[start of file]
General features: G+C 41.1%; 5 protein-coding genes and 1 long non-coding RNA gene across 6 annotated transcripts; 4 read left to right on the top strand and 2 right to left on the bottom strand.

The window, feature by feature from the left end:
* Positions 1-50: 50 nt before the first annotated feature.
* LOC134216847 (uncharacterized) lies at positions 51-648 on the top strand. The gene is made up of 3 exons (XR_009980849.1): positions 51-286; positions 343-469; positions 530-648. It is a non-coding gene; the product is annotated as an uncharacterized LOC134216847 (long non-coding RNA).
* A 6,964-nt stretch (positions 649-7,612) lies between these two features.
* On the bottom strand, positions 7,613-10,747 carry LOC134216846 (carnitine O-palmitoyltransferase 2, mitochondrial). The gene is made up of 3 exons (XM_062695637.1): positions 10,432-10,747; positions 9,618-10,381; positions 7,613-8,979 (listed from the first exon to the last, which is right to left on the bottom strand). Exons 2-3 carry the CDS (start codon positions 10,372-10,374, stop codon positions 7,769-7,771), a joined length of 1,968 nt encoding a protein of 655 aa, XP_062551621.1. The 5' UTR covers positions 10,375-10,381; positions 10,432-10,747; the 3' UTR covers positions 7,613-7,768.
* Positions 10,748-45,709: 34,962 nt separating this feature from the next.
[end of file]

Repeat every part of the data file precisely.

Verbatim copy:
General features: G+C 41.1%; 5 protein-coding genes and 1 long non-coding RNA gene across 6 annotated transcripts; 4 read left to right on the top strand and 2 right to left on the bottom strand.

The window, feature by feature from the left end:
* Positions 1-50: 50 nt before the first annotated feature.
* LOC134216847 (uncharacterized) lies at positions 51-648 on the top strand. The gene is made up of 3 exons (XR_009980849.1): positions 51-286; positions 343-469; positions 530-648. It is a non-coding gene; the product is annotated as an uncharacterized LOC134216847 (long non-coding RNA).
* A 6,964-nt stretch (positions 649-7,612) lies between these two features.
* On the bottom strand, positions 7,613-10,747 carry LOC134216846 (carnitine O-palmitoyltransferase 2, mitochondrial). The gene is made up of 3 exons (XM_062695637.1): positions 10,432-10,747; positions 9,618-10,381; positions 7,613-8,979 (listed from the first exon to the last, which is right to left on the bottom strand). Exons 2-3 carry the CDS (start codon positions 10,372-10,374, stop codon positions 7,769-7,771), a joined length of 1,968 nt encoding a protein of 655 aa, XP_062551621.1. The 5' UTR covers positions 10,375-10,381; positions 10,432-10,747; the 3' UTR covers positions 7,613-7,768.
* Positions 10,748-45,709: 34,962 nt separating this feature from the next.